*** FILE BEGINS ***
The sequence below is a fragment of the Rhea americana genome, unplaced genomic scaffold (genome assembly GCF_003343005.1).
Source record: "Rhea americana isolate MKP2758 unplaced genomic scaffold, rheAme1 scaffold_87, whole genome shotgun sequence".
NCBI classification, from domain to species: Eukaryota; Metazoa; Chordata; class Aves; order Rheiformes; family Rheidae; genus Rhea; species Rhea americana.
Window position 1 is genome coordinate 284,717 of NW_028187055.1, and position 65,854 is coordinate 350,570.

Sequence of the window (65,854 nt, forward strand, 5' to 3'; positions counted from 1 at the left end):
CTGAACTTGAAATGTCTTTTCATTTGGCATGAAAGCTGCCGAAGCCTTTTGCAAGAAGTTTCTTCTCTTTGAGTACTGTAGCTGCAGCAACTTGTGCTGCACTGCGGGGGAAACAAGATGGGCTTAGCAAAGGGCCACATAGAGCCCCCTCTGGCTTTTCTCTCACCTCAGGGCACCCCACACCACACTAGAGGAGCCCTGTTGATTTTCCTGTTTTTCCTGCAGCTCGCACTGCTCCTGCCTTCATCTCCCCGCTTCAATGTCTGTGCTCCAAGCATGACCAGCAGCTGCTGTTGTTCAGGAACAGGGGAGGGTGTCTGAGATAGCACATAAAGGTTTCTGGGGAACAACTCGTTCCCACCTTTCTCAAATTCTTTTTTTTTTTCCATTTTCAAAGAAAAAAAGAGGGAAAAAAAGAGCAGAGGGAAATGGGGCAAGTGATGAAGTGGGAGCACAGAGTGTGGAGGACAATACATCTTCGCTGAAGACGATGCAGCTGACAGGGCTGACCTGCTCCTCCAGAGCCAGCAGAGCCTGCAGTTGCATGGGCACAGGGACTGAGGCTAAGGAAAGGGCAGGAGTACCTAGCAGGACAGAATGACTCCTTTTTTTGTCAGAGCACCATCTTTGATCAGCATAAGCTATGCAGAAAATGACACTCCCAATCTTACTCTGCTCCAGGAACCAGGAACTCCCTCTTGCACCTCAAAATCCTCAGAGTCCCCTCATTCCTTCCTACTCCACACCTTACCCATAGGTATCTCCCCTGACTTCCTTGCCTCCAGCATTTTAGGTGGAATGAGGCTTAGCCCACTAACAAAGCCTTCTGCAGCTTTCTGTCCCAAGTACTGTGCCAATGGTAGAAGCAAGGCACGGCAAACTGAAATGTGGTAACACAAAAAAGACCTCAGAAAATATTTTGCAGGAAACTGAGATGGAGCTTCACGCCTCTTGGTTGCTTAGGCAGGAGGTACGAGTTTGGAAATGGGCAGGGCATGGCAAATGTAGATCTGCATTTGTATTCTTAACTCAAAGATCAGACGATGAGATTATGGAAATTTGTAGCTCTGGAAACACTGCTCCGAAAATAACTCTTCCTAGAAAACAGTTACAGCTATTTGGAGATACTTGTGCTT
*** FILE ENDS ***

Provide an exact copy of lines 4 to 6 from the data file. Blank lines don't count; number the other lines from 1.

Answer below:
Window position 1 is genome coordinate 284,717 of NW_028187055.1, and position 65,854 is coordinate 350,570.

Sequence of the window (65,854 nt, forward strand, 5' to 3'; positions counted from 1 at the left end):
CTGAACTTGAAATGTCTTTTCATTTGGCATGAAAGCTGCCGAAGCCTTTTGCAAGAAGTTTCTTCTCTTTGAGTACTGTAGCTGCAGCAACTTGTGCTGCACTGCGGGGGAAACAAGATGGGCTTAGCAAAGGGCCACATAGAGCCCCCTCTGGCTTTTCTCTCACCTCAGGGCACCCCACACCACACTAGAGGAGCCCTGTTGATTTTCCTGTTTTTCCTGCAGCTCGCACTGCTCCTGCCTTCATCTCCCCGCTTCAATGTCTGTGCTCCAAGCATGACCAGCAGCTGCTGTTGTTCAGGAACAGGGGAGGGTGTCTGAGATAGCACATAAAGGTTTCTGGGGAACAACTCGTTCCCACCTTTCTCAAATTCTTTTTTTTTTTCCATTTTCAAAGAAAAAAAGAGGGAAAAAAAGAGCAGAGGGAAATGGGGCAAGTGATGAAGTGGGAGCACAGAGTGTGGAGGACAATACATCTTCGCTGAAGACGATGCAGCTGACAGGGCTGACCTGCTCCTCCAGAGCCAGCAGAGCCTGCAGTTGCATGGGCACAGGGACTGAGGCTAAGGAAAGGGCAGGAGTACCTAGCAGGACAGAATGACTCCTTTTTTTGTCAGAGCACCATCTTTGATCAGCATAAGCTATGCAGAAAATGACACTCCCAATCTTACTCTGCTCCAGGAACCAGGAACTCCCTCTTGCACCTCAAAATCCTCAGAGTCCCCTCATTCCTTCCTACTCCACACCTTACCCATAGGTATCTCCCCTGACTTCCTTGCCTCCAGCATTTTAGGTGGAATGAGGCTTAGCCCACTAACAAAGCCTTCTGCAGCTTTCTGTCCCAAGTACTGTGCCAATGGTAGAAGCAAGGCACGGCAAACTGAAATGTGGTAACACAAAAAAGACCTCAGAAAATATTTTGCAGGAAACTGAGATGGAGCTTCACGCCTCTTGGTTGCTTAGGCAGGAGGTACGAGTTTGGAAATGGGCAGGGCATGGCAAATGTAGATCTGCATTTGTATTCTTAACTCAAAGATCAGACGATGAGATTATGGAAATTTGTAGCTCTGGAAACACTGCTCCGAAAATAACTCTTCCTAGAAAACAGTTACAGCTATTTGGAGATACTTGTGCTT